Calls for the chancellor to act immediately on the cost of living crisis grew louder after the head of the energy regulator told MPs it is on course to raise the cap on household energy bills to about £2,800 in October.
The increase in the cap would push up the average annual bill by more than £800, after the regulator Ofgem increased it by £693 in April to £1,971.
Ofgem’s chief executive, Jonathan Brearley, told parliament’s business, energy and industrial strategy committee (BEIS) the figure was provisional but was based on the most accurate current estimate.
Sunak faces calls for help with living costs as budget deficit lower than forecastRead more
He said he would be writing to the chancellor, Rishi Sunak, on Tuesday afternoon to confirm the soaring cost of wholesale gas, which has risen by as much as 10 times the normal price in recent months, and a rise in electricity costs, were to blame for a 40% increase in the average bill.
Brearley said: “The price changes we have seen in the gas market are genuinely a once-in-a-generation event not seen since the oil crisis of the 1970s.”
Energy prices pushed the consumer prices index (CPI) to 9% in April, fuelling criticism that the government has failed to protect millions of low-income families from making the choice of feeding themselves or heating their homes.
The Resolution Foundation thinktank said raising the energy price cap to about £2,800 in October could mean 9.6 million families across England fall into fuel stress this winter, defined as spending at least a 10th of their total budgets on energy bills alone.
Frances O’Grady, general secretary of the TUC, said the chancellor must act now with a package of measures in an emergency budget.
“Millions of families are already at breaking point. But now they face even more bill hikes, while ministers do nothing to make sure wages and universal credit keep pace,” she said.
O’Grady called for an increase to universal credit and a “major programme of energy grants to cut bills” funded by a windfall tax.
Adam Scorer, chief executive of National Energy Action, said Brearley’s warning “will strike terror into the hearts of millions of people, already unable to heat and power their homes. It will plunge households into deep, deep crisis. The financial, social and health impacts are unthinkable.”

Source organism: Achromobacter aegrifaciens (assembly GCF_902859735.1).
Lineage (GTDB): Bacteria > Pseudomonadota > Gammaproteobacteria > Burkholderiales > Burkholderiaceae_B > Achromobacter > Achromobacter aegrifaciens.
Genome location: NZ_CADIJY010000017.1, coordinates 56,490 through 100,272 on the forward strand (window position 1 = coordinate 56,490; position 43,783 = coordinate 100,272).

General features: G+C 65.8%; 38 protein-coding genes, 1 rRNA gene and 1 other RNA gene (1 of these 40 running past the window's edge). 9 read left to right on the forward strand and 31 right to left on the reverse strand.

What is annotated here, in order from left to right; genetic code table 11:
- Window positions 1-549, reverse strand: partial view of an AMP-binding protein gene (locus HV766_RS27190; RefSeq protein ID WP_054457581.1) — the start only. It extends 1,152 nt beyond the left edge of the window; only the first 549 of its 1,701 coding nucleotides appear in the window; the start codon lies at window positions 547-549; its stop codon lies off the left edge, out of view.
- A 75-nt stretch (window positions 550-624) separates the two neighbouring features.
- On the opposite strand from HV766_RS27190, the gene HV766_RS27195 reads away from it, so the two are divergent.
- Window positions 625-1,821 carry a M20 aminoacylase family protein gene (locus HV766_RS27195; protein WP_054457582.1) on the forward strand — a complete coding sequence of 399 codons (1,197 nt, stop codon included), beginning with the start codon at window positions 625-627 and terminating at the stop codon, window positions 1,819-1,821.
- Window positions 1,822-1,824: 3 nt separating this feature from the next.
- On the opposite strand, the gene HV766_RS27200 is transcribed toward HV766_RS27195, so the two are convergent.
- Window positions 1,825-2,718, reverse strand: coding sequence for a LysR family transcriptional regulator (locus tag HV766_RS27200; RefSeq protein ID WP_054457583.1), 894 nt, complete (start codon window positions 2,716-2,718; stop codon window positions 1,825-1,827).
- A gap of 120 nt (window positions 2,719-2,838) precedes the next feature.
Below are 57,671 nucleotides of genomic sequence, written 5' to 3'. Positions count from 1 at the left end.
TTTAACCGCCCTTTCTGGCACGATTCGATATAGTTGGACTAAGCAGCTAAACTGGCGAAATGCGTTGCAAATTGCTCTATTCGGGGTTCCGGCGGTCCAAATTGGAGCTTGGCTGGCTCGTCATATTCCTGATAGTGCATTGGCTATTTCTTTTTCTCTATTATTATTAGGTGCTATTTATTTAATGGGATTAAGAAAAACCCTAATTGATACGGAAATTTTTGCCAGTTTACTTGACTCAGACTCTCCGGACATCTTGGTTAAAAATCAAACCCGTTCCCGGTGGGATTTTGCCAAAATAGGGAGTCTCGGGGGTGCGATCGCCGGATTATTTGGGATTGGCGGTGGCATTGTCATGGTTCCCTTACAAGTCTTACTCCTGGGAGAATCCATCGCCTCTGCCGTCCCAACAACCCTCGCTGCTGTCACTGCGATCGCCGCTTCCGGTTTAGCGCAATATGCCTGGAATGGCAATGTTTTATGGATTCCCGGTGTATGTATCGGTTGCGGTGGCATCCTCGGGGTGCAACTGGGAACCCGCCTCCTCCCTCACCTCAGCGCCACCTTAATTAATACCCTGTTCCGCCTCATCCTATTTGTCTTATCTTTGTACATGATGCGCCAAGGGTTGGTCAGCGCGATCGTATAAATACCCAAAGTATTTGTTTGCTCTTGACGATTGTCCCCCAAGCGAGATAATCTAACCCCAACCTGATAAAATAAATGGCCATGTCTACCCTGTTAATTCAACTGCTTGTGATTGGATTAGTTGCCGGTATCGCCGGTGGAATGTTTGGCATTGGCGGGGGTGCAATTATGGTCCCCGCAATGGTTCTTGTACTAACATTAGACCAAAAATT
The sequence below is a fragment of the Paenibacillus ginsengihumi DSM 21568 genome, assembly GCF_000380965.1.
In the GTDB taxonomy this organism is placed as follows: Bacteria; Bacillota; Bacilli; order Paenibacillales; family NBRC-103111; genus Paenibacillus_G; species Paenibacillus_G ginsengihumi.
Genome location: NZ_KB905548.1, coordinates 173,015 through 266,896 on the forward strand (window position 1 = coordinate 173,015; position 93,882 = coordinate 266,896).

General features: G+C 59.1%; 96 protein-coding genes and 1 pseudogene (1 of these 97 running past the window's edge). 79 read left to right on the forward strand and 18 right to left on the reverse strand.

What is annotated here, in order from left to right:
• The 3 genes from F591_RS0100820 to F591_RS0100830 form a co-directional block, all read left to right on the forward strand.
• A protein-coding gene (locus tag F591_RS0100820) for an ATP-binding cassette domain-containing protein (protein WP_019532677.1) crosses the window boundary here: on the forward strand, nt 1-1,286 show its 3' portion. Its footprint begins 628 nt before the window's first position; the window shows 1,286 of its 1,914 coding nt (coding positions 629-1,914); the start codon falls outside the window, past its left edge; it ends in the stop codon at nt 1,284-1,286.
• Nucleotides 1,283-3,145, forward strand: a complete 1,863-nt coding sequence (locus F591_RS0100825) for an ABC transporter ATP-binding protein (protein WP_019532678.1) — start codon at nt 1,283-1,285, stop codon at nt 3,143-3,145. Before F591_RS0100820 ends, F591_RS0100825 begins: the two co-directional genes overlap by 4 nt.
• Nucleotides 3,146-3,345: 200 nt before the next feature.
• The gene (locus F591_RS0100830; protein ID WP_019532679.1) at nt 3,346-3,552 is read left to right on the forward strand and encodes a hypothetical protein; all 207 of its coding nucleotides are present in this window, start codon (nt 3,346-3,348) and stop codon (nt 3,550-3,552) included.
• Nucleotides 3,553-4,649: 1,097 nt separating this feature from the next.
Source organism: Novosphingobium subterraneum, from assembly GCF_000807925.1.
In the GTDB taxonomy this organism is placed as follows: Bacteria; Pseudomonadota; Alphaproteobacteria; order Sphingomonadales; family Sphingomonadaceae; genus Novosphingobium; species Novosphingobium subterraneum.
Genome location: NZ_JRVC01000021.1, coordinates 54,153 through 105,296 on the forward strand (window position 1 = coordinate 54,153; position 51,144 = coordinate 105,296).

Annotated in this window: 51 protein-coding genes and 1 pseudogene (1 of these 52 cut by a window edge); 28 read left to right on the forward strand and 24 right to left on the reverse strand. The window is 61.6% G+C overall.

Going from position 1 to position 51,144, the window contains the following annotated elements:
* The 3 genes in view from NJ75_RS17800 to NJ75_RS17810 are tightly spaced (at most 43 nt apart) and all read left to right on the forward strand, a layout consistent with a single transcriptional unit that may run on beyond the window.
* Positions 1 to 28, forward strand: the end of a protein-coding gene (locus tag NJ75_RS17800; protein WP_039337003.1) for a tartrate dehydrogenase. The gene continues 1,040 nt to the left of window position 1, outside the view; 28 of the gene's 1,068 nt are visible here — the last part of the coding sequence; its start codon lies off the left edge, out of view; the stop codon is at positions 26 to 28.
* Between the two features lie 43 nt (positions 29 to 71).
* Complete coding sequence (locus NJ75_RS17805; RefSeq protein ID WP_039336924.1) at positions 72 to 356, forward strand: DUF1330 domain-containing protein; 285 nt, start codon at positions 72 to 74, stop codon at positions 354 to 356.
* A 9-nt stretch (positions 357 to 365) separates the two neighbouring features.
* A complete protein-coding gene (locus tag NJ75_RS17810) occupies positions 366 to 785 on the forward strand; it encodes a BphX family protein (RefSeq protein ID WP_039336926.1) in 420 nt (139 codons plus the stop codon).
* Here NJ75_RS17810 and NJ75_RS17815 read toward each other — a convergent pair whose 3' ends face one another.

Kwasi Kwarteng, the business and energy secretary, said he expected households would receive further help.
Kwarteng told the BEIS committee: “These interventions may not be able to solve all the problems consumers face but they will go some way to dealing with this cost of living issue.”
There is speculation in Westminster that a package of measures will be announced this week to coincide with the publication of the Sue Gray report on parties in Downing Street.
Officials in No 10 expect measures to include further support for low-income households, in part paid for by a tax on oil and gas producers and possibly electricity generators.
Kwarteng said he disapproved of a windfall tax on energy companies. “I don’t think [a windfall tax] supports investment and is necessarily the right thing to do. But the chancellor makes the decisions. His instinct is against a windfall tax, but if he thinks these extraordinary times require extraordinary measures, that will be up to him … I think his judgment has been very good during the pandemic.”
Research from the energy consultants Cornwall Insight shows consumers wanting to fix their energy costs have already suffered an “unprecedented increase in their bills” to £3,685 a year, £1,714 more than the current default tariff cap.
It found that deals for new direct debit customers showed that despite April’s £693 cap increase, suppliers’ standard variable tariffs continued to be the cheapest tariffs available to customers.
Just a year ago, in April 2021, the cheapest 10 fixed tariffs averaged £937 a year, it added.
Sign up to the daily Business Today email or follow Guardian Business on Twitter at @BusinessDesk
Kwarteng defended the government’s role in the development of a gas market that one MP described as unstable and which has seen about 40 retail suppliers go bust. Bulb was the largest to go into administration, at a cost to the taxpayer of £2.2bn, he confirmed at the meeting.
He also defended keeping Bulb’s chief executive, Hayden Wood, in place and maintaining his £250,000 salary while the government seeks a buyer. He said the government would have had to find another chief executive who would have asked to be paid more.
A consultation on Ofgem proposals to update the price cap every quarter rather than every six months closes on 14 June, with planned changes implemented from October.